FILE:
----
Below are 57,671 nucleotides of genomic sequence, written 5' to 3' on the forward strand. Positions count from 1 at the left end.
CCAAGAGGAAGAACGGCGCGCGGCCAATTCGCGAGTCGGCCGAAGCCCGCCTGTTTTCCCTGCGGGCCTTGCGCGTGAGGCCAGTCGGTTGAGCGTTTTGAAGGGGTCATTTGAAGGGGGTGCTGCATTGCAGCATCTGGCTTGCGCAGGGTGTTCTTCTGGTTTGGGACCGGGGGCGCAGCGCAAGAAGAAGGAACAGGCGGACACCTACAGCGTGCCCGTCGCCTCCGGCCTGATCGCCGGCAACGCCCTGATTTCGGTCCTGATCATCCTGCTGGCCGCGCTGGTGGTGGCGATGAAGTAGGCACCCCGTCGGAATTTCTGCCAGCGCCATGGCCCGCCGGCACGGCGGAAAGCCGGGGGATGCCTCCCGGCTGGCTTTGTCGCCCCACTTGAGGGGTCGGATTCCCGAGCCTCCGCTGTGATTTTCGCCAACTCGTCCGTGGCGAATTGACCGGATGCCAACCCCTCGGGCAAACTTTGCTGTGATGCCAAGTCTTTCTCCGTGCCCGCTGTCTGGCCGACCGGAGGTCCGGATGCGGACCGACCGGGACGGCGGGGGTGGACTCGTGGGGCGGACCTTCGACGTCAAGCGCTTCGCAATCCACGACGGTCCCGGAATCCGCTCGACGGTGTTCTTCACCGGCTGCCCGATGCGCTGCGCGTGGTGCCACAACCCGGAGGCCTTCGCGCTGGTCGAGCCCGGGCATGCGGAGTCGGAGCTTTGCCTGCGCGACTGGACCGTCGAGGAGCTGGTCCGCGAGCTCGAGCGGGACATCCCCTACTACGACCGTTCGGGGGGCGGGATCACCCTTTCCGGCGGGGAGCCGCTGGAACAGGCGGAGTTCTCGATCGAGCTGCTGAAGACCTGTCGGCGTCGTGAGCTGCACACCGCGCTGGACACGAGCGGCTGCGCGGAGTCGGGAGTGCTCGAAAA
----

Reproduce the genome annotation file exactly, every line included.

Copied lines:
Below are 57,671 nucleotides of genomic sequence, written 5' to 3' on the forward strand. Positions count from 1 at the left end.
CCAAGAGGAAGAACGGCGCGCGGCCAATTCGCGAGTCGGCCGAAGCCCGCCTGTTTTCCCTGCGGGCCTTGCGCGTGAGGCCAGTCGGTTGAGCGTTTTGAAGGGGTCATTTGAAGGGGGTGCTGCATTGCAGCATCTGGCTTGCGCAGGGTGTTCTTCTGGTTTGGGACCGGGGGCGCAGCGCAAGAAGAAGGAACAGGCGGACACCTACAGCGTGCCCGTCGCCTCCGGCCTGATCGCCGGCAACGCCCTGATTTCGGTCCTGATCATCCTGCTGGCCGCGCTGGTGGTGGCGATGAAGTAGGCACCCCGTCGGAATTTCTGCCAGCGCCATGGCCCGCCGGCACGGCGGAAAGCCGGGGGATGCCTCCCGGCTGGCTTTGTCGCCCCACTTGAGGGGTCGGATTCCCGAGCCTCCGCTGTGATTTTCGCCAACTCGTCCGTGGCGAATTGACCGGATGCCAACCCCTCGGGCAAACTTTGCTGTGATGCCAAGTCTTTCTCCGTGCCCGCTGTCTGGCCGACCGGAGGTCCGGATGCGGACCGACCGGGACGGCGGGGGTGGACTCGTGGGGCGGACCTTCGACGTCAAGCGCTTCGCAATCCACGACGGTCCCGGAATCCGCTCGACGGTGTTCTTCACCGGCTGCCCGATGCGCTGCGCGTGGTGCCACAACCCGGAGGCCTTCGCGCTGGTCGAGCCCGGGCATGCGGAGTCGGAGCTTTGCCTGCGCGACTGGACCGTCGAGGAGCTGGTCCGCGAGCTCGAGCGGGACATCCCCTACTACGACCGTTCGGGGGGCGGGATCACCCTTTCCGGCGGGGAGCCGCTGGAACAGGCGGAGTTCTCGATCGAGCTGCTGAAGACCTGTCGGCGTCGTGAGCTGCACACCGCGCTGGACACGAGCGGCTGCGCGGAGTCGGGAGTGCTCGAAAA